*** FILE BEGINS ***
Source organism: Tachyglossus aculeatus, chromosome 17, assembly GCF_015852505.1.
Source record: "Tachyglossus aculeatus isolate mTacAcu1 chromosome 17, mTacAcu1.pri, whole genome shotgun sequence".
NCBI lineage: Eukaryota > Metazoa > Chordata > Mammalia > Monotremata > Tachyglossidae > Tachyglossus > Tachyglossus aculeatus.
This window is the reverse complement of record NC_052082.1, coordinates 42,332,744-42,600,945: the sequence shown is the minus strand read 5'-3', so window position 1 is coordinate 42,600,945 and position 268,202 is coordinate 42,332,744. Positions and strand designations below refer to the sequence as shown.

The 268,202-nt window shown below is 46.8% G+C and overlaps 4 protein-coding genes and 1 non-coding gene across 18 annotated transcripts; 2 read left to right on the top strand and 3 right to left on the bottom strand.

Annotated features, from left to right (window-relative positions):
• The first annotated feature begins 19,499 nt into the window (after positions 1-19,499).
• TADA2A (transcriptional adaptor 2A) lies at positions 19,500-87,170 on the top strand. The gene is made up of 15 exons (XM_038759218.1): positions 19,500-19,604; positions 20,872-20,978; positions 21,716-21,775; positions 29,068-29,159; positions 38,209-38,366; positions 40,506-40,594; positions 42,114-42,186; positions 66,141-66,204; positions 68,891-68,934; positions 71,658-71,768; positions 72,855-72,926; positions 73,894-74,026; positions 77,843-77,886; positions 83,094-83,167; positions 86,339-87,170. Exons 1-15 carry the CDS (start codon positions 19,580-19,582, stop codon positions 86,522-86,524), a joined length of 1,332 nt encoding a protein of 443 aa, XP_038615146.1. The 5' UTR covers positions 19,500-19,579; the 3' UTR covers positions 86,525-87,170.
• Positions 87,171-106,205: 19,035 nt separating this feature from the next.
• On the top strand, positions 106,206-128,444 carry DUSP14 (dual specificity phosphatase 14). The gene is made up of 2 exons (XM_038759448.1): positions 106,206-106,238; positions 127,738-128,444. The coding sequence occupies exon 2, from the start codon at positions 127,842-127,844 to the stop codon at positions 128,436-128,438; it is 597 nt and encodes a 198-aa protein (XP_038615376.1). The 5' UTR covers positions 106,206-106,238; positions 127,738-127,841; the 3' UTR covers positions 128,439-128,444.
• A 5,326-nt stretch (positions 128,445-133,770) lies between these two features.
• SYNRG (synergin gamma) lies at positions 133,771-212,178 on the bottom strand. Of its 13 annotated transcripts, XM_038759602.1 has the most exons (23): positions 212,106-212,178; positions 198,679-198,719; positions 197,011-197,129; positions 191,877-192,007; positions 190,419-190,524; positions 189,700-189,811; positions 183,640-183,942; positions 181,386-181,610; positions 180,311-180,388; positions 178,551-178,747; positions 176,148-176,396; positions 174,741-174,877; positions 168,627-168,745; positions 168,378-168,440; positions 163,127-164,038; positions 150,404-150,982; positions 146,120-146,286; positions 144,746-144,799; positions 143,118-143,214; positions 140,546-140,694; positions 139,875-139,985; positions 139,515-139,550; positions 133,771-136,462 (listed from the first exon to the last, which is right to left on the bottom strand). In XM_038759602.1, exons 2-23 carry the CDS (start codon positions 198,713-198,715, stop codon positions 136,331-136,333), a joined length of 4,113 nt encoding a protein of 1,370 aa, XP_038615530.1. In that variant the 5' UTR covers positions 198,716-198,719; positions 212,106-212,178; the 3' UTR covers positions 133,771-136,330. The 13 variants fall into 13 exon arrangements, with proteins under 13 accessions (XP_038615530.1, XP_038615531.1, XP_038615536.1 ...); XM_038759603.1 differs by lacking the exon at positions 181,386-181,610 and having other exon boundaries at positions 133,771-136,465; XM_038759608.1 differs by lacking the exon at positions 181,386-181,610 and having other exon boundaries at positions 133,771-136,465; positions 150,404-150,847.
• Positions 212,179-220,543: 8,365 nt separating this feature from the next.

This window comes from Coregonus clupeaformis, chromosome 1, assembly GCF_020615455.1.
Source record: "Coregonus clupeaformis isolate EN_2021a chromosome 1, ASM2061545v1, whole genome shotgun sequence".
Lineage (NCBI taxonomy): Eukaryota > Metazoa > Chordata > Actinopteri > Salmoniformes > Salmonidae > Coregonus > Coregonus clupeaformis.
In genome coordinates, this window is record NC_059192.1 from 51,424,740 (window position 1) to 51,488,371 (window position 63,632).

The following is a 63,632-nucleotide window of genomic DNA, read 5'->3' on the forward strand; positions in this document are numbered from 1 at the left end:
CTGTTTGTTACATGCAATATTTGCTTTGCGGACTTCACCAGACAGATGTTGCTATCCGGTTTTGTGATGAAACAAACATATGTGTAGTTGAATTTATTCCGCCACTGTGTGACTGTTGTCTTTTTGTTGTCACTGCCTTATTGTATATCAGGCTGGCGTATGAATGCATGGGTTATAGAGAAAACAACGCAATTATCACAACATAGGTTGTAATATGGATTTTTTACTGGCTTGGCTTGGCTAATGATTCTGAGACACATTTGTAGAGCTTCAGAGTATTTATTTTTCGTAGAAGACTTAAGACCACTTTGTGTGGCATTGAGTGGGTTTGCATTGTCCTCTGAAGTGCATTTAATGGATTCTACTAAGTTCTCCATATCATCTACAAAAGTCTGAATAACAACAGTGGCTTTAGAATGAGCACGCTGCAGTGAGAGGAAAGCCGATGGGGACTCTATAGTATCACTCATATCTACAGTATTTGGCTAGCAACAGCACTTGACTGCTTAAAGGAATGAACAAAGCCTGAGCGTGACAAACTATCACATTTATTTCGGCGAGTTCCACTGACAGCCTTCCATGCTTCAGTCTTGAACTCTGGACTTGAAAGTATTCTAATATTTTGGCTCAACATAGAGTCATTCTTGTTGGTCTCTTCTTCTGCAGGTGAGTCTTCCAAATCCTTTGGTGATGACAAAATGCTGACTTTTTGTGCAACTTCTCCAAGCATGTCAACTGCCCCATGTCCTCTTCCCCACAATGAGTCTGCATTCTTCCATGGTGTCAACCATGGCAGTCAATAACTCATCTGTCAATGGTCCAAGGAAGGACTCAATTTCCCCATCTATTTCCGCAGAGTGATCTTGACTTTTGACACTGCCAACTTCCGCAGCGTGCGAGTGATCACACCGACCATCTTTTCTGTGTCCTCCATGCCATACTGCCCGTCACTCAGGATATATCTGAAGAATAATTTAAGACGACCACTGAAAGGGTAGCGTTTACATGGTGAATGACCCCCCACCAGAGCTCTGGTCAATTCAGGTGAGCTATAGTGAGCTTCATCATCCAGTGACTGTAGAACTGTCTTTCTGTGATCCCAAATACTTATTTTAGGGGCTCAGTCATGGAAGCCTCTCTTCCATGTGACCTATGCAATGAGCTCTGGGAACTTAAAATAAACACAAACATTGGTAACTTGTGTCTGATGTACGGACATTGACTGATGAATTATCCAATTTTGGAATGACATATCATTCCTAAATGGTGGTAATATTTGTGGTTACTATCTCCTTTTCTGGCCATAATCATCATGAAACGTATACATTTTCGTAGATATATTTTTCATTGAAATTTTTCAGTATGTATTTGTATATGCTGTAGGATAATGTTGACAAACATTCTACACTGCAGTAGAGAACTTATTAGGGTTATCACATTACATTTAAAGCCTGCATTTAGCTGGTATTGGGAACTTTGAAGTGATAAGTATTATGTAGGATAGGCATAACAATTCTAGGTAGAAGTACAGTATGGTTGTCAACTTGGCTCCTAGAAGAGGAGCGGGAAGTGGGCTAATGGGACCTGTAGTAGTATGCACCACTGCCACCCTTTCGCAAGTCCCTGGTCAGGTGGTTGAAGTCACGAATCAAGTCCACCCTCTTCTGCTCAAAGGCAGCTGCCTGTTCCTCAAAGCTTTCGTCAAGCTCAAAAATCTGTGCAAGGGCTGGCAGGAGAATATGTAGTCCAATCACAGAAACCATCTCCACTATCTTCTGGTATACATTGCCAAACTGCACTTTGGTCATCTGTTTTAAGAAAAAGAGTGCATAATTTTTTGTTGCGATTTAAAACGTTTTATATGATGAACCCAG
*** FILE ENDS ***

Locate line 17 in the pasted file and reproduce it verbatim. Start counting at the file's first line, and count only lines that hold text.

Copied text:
In genome coordinates, this window is record NC_059192.1 from 51,424,740 (window position 1) to 51,488,371 (window position 63,632).